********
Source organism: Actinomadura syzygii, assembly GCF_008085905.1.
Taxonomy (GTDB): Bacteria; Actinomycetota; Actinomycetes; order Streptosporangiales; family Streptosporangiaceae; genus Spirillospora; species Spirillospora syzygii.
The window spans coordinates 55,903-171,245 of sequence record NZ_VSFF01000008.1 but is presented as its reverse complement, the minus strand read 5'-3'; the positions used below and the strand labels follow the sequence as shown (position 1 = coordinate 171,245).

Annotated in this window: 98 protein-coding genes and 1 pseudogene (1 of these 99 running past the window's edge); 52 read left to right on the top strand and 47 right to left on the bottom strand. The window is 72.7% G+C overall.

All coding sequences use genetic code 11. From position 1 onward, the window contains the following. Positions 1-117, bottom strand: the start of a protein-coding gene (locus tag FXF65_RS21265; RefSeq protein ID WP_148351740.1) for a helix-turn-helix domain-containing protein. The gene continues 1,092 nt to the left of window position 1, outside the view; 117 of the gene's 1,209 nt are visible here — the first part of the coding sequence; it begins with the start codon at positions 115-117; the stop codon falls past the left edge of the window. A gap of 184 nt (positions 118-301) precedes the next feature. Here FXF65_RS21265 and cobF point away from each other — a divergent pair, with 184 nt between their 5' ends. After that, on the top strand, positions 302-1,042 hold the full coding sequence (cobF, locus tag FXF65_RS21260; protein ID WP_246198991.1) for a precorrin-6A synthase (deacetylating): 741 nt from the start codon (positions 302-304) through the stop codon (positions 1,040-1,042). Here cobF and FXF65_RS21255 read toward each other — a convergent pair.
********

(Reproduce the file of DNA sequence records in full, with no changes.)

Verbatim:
Source organism: Actinomadura syzygii, assembly GCF_008085905.1.
Taxonomy (GTDB): Bacteria; Actinomycetota; Actinomycetes; order Streptosporangiales; family Streptosporangiaceae; genus Spirillospora; species Spirillospora syzygii.
The window spans coordinates 55,903-171,245 of sequence record NZ_VSFF01000008.1 but is presented as its reverse complement, the minus strand read 5'-3'; the positions used below and the strand labels follow the sequence as shown (position 1 = coordinate 171,245).

Annotated in this window: 98 protein-coding genes and 1 pseudogene (1 of these 99 running past the window's edge); 52 read left to right on the top strand and 47 right to left on the bottom strand. The window is 72.7% G+C overall.

All coding sequences use genetic code 11. From position 1 onward, the window contains the following. Positions 1-117, bottom strand: the start of a protein-coding gene (locus tag FXF65_RS21265; RefSeq protein ID WP_148351740.1) for a helix-turn-helix domain-containing protein. The gene continues 1,092 nt to the left of window position 1, outside the view; 117 of the gene's 1,209 nt are visible here — the first part of the coding sequence; it begins with the start codon at positions 115-117; the stop codon falls past the left edge of the window. A gap of 184 nt (positions 118-301) precedes the next feature. Here FXF65_RS21265 and cobF point away from each other — a divergent pair, with 184 nt between their 5' ends. After that, on the top strand, positions 302-1,042 hold the full coding sequence (cobF, locus tag FXF65_RS21260; protein ID WP_246198991.1) for a precorrin-6A synthase (deacetylating): 741 nt from the start codon (positions 302-304) through the stop codon (positions 1,040-1,042). Here cobF and FXF65_RS21255 read toward each other — a convergent pair.